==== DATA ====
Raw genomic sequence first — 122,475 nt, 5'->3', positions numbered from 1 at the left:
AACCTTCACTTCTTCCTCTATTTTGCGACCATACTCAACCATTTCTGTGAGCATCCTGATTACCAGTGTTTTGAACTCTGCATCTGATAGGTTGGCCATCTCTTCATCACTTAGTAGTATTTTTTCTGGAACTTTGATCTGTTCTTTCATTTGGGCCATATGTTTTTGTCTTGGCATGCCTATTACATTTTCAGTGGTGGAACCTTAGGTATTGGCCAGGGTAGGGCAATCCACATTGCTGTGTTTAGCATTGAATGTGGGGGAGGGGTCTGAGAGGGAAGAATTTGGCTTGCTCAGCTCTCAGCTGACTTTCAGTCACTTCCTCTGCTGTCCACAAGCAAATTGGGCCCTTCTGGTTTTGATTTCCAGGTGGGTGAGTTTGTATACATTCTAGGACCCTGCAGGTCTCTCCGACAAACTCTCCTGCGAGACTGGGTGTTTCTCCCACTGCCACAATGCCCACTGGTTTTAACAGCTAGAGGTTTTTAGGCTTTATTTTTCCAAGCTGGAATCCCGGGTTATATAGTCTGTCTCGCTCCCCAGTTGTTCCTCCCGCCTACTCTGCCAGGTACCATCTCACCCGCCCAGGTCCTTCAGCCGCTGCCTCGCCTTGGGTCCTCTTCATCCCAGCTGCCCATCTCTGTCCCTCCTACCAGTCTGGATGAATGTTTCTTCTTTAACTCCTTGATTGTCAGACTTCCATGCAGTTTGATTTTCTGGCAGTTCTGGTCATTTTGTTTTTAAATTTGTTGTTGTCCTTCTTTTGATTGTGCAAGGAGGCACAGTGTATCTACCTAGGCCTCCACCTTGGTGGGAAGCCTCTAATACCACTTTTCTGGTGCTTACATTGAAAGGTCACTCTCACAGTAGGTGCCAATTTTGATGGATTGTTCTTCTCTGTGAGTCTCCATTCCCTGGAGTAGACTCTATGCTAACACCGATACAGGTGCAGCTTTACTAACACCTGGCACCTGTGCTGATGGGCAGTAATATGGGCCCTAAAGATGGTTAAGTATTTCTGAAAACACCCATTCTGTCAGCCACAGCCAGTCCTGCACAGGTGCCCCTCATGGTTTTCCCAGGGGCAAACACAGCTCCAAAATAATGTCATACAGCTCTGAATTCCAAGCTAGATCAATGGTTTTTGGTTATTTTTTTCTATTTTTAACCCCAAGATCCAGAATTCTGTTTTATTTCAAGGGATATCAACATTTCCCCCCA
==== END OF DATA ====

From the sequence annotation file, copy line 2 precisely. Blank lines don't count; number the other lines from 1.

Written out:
AACCTTCACTTCTTCCTCTATTTTGCGACCATACTCAACCATTTCTGTGAGCATCCTGATTACCAGTGTTTTGAACTCTGCATCTGATAGGTTGGCCATCTCTTCATCACTTAGTAGTATTTTTTCTGGAACTTTGATCTGTTCTTTCATTTGGGCCATATGTTTTTGTCTTGGCATGCCTATTACATTTTCAGTGGTGGAACCTTAGGTATTGGCCAGGGTAGGGCAATCCACATTGCTGTGTTTAGCATTGAATGTGGGGGAGGGGTCTGAGAGGGAAGAATTTGGCTTGCTCAGCTCTCAGCTGACTTTCAGTCACTTCCTCTGCTGTCCACAAGCAAATTGGGCCCTTCTGGTTTTGATTTCCAGGTGGGTGAGTTTGTATACATTCTAGGACCCTGCAGGTCTCTCCGACAAACTCTCCTGCGAGACTGGGTGTTTCTCCCACTGCCACAATGCCCACTGGTTTTAACAGCTAGAGGTTTTTAGGCTTTATTTTTCCAAGCTGGAATCCCGGGTTATATAGTCTGTCTCGCTCCCCAGTTGTTCCTCCCGCCTACTCTGCCAGGTACCATCTCACCCGCCCAGGTCCTTCAGCCGCTGCCTCGCCTTGGGTCCTCTTCATCCCAGCTGCCCATCTCTGTCCCTCCTACCAGTCTGGATGAATGTTTCTTCTTTAACTCCTTGATTGTCAGACTTCCATGCAGTTTGATTTTCTGGCAGTTCTGGTCATTTTGTTTTTAAATTTGTTGTTGTCCTTCTTTTGATTGTGCAAGGAGGCACAGTGTATCTACCTAGGCCTCCACCTTGGTGGGAAGCCTCTAATACCACTTTTCTGGTGCTTACATTGAAAGGTCACTCTCACAGTAGGTGCCAATTTTGATGGATTGTTCTTCTCTGTGAGTCTCCATTCCCTGGAGTAGACTCTATGCTAACACCGATACAGGTGCAGCTTTACTAACACCTGGCACCTGTGCTGATGGGCAGTAATATGGGCCCTAAAGATGGTTAAGTATTTCTGAAAACACCCATTCTGTCAGCCACAGCCAGTCCTGCACAGGTGCCCCTCATGGTTTTCCCAGGGGCAAACACAGCTCCAAAATAATGTCATACAGCTCTGAATTCCAAGCTAGATCAATGGTTTTTGGTTATTTTTTTCTATTTTTAACCCCAAGATCCAGAATTCTGTTTTATTTCAAGGGATATCAACATTTCCCCCCA